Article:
May 31, 2013

Inspired Writing Vs. Disciplined Writing - Shirley Williams

We're pleased to have Shirley join us today as our Guest Blogger here at InScribe Writers Online.

In writing circles there has always been the question of: Shall I write only when I’m inspired and in the mood? Or shall I discipline myself to write, whether or not I am inspired? These two methods seem to battle against each other in the artist's mind as they consider the best possible outcomes.

I once believed my writing was only effective or passionate when I was inspired or moved by an experience. I would rush home to my writing tablet or computer and write everything down that I had just experienced and felt, including the life lesson learned, etc. It was still fresh in my mind, still pumping in my veins and I had to get it out on paper to share with the rest of the world! Some of my best writing has been produced this way, because I 'stayed in the moment' with my experience and got it all down on paper. The passion or 'life of the story' was captured because it was written down immediately with all the fresh details, thoughts and emotions entailed!

In contrast, I have attended numerous writing meetings with our local writers group and have gone tired and overwhelmed (mom of autistic child) and have thought, “ I don’t think I can even participate today, I’ll just be inspired by everyone”. Lo and behold, as soon as the first writing exercise is presented, there I am along with the other ladies frantically writing and always finishing last (hoping for more time to finish my piece!) I am amazed that my fatigue melts away as I begin writing with the others and it equally surprises me, as to the quality of 'new' writing produced in a mere 10-15 minutes!

I have to laugh at myself because I have always thought that I just enjoyed writing when inspired, but from our writing class I have discovered that, “Yes, great writing can also come out of disciplined writing time.” My realization of this truth about being inspired or a disciplined artist was further validated by an article I read recently by Tchaikovsky. Though he refers to music in his letter, it can be applied to all of the arts, including writing. I hope that you find it encouraging too!

Pyotr Ilyich Tchaikovsky wrote to his benefactress, Nadezhda von Meck, dated March 17th, 1878, (found in the 1905 volume The Life & Letters of Pete Ilich Tchaikovsky (public domain):
Do not believe those who try to persuade you that composition is only a cold exercise of the intellect. The only music capable of moving and touching us is that which flows from the depths of a composer’s soul when he is stirred by inspiration. There is no doubt that even the greatest musical geniuses have sometimes worked without inspiration. This guest does not always respond to the first invitation. We must always work, and a self-respecting artist must not fold his hands on the pretext that he is not in the mood. If we wait for the mood, without endeavoring to meet it half-way, we easily become indolent and apathetic. We must be patient, and believe that inspiration will come to those who can master their disinclination.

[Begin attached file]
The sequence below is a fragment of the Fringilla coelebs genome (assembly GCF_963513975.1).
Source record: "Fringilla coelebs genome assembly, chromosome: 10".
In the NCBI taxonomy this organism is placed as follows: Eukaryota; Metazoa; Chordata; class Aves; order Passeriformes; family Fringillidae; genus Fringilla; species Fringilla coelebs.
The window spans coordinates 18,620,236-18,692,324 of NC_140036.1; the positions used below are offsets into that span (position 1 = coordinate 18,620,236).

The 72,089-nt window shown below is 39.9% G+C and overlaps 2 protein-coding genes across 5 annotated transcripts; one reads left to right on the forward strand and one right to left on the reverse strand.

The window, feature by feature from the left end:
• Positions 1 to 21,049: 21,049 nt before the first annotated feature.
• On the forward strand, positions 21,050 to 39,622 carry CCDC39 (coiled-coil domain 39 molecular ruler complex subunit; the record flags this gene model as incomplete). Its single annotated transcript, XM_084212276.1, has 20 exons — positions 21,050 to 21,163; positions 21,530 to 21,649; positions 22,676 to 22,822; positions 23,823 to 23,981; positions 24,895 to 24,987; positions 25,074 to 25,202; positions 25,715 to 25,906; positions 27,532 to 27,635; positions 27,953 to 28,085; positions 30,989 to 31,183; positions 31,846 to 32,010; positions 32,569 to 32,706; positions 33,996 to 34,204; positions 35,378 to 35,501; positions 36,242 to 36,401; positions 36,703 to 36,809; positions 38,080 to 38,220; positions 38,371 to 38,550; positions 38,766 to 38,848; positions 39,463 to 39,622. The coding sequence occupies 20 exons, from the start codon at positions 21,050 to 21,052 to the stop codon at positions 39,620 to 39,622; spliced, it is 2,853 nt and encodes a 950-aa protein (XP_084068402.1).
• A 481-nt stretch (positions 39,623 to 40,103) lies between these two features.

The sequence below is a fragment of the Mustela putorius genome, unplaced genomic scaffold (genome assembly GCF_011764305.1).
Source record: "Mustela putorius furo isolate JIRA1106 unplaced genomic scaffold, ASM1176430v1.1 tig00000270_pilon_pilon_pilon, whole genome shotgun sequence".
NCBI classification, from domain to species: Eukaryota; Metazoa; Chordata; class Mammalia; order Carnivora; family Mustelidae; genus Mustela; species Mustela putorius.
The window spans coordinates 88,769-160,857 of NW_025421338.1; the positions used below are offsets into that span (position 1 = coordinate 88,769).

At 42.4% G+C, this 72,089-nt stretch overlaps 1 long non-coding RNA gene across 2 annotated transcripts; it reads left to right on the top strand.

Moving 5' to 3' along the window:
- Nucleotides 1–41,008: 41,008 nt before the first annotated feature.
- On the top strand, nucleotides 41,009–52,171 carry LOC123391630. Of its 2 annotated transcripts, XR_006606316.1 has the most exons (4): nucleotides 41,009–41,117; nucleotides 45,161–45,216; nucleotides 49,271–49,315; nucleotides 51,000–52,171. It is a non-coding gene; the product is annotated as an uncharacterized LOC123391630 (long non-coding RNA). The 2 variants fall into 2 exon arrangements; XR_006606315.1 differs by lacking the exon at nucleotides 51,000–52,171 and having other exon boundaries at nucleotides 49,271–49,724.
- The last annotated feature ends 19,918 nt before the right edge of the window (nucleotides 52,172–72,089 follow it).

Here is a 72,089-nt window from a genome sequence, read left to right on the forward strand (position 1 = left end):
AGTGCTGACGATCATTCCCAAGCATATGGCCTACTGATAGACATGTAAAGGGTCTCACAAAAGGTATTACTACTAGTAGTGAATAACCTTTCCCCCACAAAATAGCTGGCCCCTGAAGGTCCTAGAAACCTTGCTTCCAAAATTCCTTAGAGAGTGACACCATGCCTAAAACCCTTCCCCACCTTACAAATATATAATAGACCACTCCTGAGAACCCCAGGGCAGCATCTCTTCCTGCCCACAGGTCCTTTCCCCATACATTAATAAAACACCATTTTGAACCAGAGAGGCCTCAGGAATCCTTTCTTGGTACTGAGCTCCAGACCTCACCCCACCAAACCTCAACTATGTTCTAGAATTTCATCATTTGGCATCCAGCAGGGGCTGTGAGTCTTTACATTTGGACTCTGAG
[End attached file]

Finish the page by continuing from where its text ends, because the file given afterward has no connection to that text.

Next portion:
From my own experiences of writing 'In the Mood' and writing 'Disciplined', I can say that I realize it is not an all or nothing option. I think that both can be accomplished for different types of writing. If you think about it, does it really matter how the words get down on paper; as long as they do!

Shirley Williams lives in Barrhead, Alberta, and is happily married for 22 years to her husband, Dave.  They have two grown children: Joe and Sarah.  Their son has high functioning autism.  Shirley has written for years on the subject, as well as Christian-based poems and short stories.    Shirley belongs to her local writers group and produces local video productions, both of which she enjoys very much.  She is helping her son publish his first children’s book and is working on two of her own books: Recipes for special diets and an Autism devotional. She has a College Diploma in Journalism/Radio/TV production and enjoys encouragement ministries, nature, hiking, scrapbooking and the arts!

May 29, 2013

Writing for God's Glory - Ruth L. Snyder

This month InScribers have been asked to consider our message and our mission as Christian writers. As I thought about my writing - the "what" and the "why", Psalm 107 verses 2 and 43 seem to fit:

"Let the redeemed of the LORD tell their story," and "Let the one who is wise heed these things and ponder the loving deeds of the LORD."

What do I, as a Christian writer, share? What is my message? In its simplest form, my message is the story of God at work. When I write a memoir piece, this message is quite obvious. However, the story can be just as clear in a piece of fiction as my main character experiences different events which cause him to grow as a person. How-to articles may have no real "story", but I can work at putting my words together in a format that is easy to read and understand.

Psalm 107 gives many examples we can write about:

Verses 4-9 - How God satisfies us
Verses 10-16 - How God rescues us
Verses 17-22 - How God heals us
Verses 23-32 - How God guides us
Verses 33-42 - How God blesses us

Why do I write? My mission is to encourage others in their spiritual journey and urge them on to a closer walk with Jesus Christ. I consider my writing successful if it causes someone to:

1. Stop and think about where they are in their spiritual journey.
2. Desire to know God.
3. Be encouraged.
4. Become a better person.

What about you? What motivates you as a Christian writer? What and why do you write?

Ruth L. Snyder is a Christian, wife, mother, and writer. She currently serves as the Publicity Coordinator for InScribe Christian Writers Fellowship.